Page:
SB 800/ SB 900 power output in watts

Started Feb 28, 2011 | Discussions
Kodak22 New Member • Posts: 13
SB 800/ SB 900 power output in watts

Just wondering how they stack up against studio flash heads. I'm guessing 100-150w.. Does anyone know?

rockjano Senior Member • Posts: 2,586
Re: SB 800/ SB 900 power output in watts

Well I would rather put it to 80-100W/s. The SB800, I don't have the SB900 but that should be the same or a little even less powerful.

The SB600 is about 60-70W/s. The SB24 is also 80-100W/s

It also depends on how you measure it but I put it into softbox and measured it against my 600W/S studio strobes with lightmeter from the same distance.

That was what I got.

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WFulton Senior Member • Posts: 2,698
Re: SB 800/ SB 900 power output in watts

Kodak22 wrote:

Just wondering how they stack up against studio flash heads. I'm guessing 100-150w.. Does anyone know?

I would put the SB-800 at 75 watt seconds.

For one thing, it measures very close to one stop down from a 160 watt second Alienbees, when both are individually in the same umbrella in same situation.

For another, energy in joules (same as watt seconds) is computed as 1/2 CV².

SB-800 C is 1400 uf, and V is 325 volts, which computes 74 watt seconds.
(tolerances are not tight on this).

Speedlights can be zoomed long, which makes them brighter in that concentrated circle. It is very much a "power per unit area" concept. GN and brightness depends as much or more on the reflector than on the power. Is it making a spot on the wall, or illuminating the entire wall?

And also very noticeable, speedlights recycle slower. We must wait on the slowest one.

Hugowolf Forum Pro • Posts: 12,674
Re: SB 800/ SB 900 power output in watts

WFulton wrote:

Kodak22 wrote:

Just wondering how they stack up against studio flash heads. I'm guessing 100-150w.. Does anyone know?

I would put the SB-800 at 75 watt seconds.

First let me thank you for stating the correct units. Watts make absolutely no sense for flash lighting. The units are watt seconds, abbreviated to Ws, not W/s, which would be watts per second. Joules, abbreviated to J, are the same thing, but the only manufactures that seem to use joules are Broncolor – a pity, since joules would probably be less confusing.

It is unfortunate that B&H, and many other retailers, are prone to erroneously using W/s.

For one thing, it measures very close to one stop down from a 160 watt second Alienbees, when both are individually in the same umbrella in same situation.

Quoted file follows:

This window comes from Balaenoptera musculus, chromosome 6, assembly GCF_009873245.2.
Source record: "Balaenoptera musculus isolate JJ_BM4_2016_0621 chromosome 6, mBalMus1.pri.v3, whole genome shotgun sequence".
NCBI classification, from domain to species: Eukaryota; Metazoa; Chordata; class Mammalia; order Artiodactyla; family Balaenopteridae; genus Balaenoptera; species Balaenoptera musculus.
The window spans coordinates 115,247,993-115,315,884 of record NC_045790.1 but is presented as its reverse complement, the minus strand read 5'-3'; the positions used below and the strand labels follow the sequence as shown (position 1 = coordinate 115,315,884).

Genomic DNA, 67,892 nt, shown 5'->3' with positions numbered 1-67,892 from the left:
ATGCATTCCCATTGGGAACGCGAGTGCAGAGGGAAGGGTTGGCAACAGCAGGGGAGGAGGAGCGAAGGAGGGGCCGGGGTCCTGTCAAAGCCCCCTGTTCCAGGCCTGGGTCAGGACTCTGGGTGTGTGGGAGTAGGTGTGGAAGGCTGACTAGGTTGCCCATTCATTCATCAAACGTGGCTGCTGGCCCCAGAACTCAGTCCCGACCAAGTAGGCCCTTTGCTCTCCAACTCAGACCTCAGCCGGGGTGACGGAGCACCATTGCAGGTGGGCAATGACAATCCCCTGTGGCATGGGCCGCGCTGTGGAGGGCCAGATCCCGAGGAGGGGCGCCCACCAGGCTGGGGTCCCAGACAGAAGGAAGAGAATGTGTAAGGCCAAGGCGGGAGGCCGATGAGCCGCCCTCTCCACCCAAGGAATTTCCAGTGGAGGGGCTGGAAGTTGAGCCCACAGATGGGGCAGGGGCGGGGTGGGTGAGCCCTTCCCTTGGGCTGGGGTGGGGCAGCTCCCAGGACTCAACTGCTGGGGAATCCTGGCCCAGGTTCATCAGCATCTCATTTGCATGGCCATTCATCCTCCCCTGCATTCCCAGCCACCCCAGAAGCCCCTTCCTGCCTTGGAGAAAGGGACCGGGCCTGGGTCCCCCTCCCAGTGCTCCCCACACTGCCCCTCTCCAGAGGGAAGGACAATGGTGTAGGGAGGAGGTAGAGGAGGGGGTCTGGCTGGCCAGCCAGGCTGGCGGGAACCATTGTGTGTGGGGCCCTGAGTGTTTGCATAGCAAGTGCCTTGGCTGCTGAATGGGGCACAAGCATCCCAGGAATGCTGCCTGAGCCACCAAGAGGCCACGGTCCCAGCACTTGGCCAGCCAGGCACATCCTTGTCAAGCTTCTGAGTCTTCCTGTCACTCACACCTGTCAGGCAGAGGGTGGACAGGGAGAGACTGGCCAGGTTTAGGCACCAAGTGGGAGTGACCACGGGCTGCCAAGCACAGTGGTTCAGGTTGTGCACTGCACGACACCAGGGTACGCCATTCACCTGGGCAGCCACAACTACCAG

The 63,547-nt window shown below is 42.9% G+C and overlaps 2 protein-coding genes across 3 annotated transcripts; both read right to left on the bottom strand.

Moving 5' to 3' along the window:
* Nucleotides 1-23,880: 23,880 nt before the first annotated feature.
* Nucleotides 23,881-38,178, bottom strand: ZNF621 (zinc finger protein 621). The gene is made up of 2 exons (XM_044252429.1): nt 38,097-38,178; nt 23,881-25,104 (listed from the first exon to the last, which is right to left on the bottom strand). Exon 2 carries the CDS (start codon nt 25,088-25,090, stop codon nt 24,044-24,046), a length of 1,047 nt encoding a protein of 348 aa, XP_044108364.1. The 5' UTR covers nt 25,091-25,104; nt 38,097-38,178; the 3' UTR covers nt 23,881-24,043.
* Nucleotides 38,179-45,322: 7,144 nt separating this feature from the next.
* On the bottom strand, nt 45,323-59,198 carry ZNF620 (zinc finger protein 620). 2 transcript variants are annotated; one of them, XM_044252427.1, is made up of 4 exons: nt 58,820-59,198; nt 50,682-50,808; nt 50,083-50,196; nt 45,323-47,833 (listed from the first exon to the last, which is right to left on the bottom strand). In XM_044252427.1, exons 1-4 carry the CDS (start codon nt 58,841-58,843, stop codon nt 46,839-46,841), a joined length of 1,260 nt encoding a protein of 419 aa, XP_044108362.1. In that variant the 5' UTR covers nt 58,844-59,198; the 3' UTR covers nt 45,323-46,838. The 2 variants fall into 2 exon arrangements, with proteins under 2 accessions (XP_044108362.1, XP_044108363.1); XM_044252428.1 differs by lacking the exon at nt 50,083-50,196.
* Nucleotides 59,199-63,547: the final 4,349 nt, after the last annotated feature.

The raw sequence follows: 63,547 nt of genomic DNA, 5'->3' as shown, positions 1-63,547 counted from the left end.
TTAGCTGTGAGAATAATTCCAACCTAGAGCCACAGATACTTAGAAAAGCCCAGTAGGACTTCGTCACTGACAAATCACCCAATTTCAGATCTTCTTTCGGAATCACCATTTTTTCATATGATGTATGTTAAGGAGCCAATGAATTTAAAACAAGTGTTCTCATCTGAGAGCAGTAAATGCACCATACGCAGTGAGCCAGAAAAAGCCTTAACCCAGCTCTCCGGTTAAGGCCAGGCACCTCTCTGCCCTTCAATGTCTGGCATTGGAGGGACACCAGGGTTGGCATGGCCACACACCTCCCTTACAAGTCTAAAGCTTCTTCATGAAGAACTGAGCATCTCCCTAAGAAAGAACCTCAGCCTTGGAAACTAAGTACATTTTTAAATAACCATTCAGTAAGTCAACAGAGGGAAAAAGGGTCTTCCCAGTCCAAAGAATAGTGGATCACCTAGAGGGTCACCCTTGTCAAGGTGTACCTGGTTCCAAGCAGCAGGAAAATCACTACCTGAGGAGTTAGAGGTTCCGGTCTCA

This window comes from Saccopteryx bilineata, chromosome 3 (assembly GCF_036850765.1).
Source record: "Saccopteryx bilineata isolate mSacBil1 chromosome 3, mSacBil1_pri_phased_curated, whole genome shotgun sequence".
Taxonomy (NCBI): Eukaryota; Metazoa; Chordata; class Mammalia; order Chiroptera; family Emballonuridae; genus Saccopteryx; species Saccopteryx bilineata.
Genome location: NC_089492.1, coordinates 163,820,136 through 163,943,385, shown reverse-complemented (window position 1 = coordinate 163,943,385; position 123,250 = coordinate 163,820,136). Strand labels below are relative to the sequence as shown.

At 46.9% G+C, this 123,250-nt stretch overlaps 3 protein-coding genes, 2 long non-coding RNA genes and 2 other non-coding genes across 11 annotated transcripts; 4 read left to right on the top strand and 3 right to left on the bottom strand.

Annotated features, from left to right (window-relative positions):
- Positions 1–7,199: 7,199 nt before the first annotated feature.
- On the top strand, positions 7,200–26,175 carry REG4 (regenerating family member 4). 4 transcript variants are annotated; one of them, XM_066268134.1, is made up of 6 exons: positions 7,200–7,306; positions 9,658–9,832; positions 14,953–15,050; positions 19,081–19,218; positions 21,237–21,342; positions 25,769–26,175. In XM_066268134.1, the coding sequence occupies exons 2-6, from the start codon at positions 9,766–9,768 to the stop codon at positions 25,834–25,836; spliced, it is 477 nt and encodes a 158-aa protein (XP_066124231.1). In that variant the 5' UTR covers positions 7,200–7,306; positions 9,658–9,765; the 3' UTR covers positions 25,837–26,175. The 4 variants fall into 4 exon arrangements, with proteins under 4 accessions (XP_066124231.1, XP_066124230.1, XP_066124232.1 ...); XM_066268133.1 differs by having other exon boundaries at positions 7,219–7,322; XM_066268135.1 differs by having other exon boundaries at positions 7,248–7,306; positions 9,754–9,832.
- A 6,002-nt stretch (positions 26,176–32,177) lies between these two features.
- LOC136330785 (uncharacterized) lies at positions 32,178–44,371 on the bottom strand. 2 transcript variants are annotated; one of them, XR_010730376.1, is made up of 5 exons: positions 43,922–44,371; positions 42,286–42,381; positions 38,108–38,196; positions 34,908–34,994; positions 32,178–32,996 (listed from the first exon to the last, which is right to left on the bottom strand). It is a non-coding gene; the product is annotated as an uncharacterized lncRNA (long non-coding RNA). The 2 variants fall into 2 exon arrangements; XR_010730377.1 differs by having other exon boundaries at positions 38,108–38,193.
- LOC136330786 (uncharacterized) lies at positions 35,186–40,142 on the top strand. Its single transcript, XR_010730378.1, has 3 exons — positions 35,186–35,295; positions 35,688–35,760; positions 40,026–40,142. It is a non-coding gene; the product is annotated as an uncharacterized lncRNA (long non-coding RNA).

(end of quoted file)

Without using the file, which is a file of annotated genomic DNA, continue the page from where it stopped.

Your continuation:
I have done the same thing with a 160 AB and Canon 550ex, which has about the same output as the Nikon SB-600, with similar results. I used identical soft boxes.

Strangely, when I recently had a 550ex and a Profoto D1 500 Ws unit in identical soft boxes, I got nearer to 60 Ws. I don’t know whether the Profoto is more efficient than the AB or not, but I don’t have the AB anymore, so I can’t try again with all three.

To get an even coverage with the speed light, even zoomed out fully, I have to use a Stofen Omnibounce. This definitely cuts the output some. When measured without the diffuser, at the center, about a metre from the face of the soft box, the 550ex has about the same output as the AB, but the edges are clearly not as bright as the centre.

So my estimate would be in the 60-80 Ws range.

Brian A.

DecibelPhoto Contributing Member • Posts: 791
Re: SB 800/ SB 900 power output in watts

I've always heard 60 w/s

OP Kodak22 New Member • Posts: 13
Re: SB 800/ SB 900 power output in watts

Thanks all, and I shall use Ws in future! The reason for the question was to decide between portable studio flash (Lumedyne, Quadra) and SB flash units. Weight vs output and the extra weight seems worthwhile (400Ws or 2 x 200Ws) if these estimates are accurate.

Quantum Help Senior Member • Posts: 1,666
Re: SB 800/ SB 900 power output in watts
1

Kodak22:

The true measure of how much light is output by any flash is measured bu its guide number. Watt secionds is the amount of power applied to the flash circuitry and can be affected by the efficiency of the circuitry. In order to get a fair comparison, measure the Speedlights at a 50mm zoom setting and ISO 100. That was the standard years ago before zoom heads became commonplace in Speedlights. According to published guide number in their manuals here are the comparisons and resulting un-diffused output at 10 feet.

Nikon SB800 GN144 f/14
Nikon SB900 GN131 f/13
Quantum T5d-R GN 160 f/16 (almost double the Speedlights)
Quantum X5d-R 400 w/s GN 220 f/22 (almost 4 x the Speedlights)
Alien Bees B800 GN 320 f/32 (lmost 8x the Speedlights)
Alien Bees B1600 SN 450 f/45 (almost 16x the Speedlights)

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Hugowolf Forum Pro • Posts: 12,674
Re: SB 800/ SB 900 power output in watts

Quantum Help wrote:

Kodak22:

The true measure of how much light is output by any flash is measured bu its guide number. Watt secionds is the amount of power applied to the flash circuitry and can be affected by the efficiency of the circuitry. In order to get a fair comparison, measure the Speedlights at a 50mm zoom setting and ISO 100.

You cannot get a fair comparison that way, there is no way to zoom a studio flash and comparable reflectors don’t work either, because you are assuming an even light spread.

That was the standard years ago before zoom heads became commonplace in Speedlights. According to published guide number in their manuals here are the comparisons and resulting un-diffused output at 10 feet.

Nikon SB800 GN144 f/14
Nikon SB900 GN131 f/13
Quantum T5d-R GN 160 f/16 (almost double the Speedlights)
Quantum X5d-R 400 w/s GN 220 f/22 (almost 4 x the Speedlights)
Alien Bees B800 GN 320 f/32 (lmost 8x the Speedlights)
Alien Bees B1600 SN 450 f/45 (almost 16x the Speedlights)

They might be undiffused, but they are certainly not unbiased. f/16 is not, by any measure, almost double f/14. And who is to believe Paul Buff’s inflated Alien Bee figures.

Brian A

michaeladawson Forum Pro • Posts: 12,894
Alien Bees are inflated?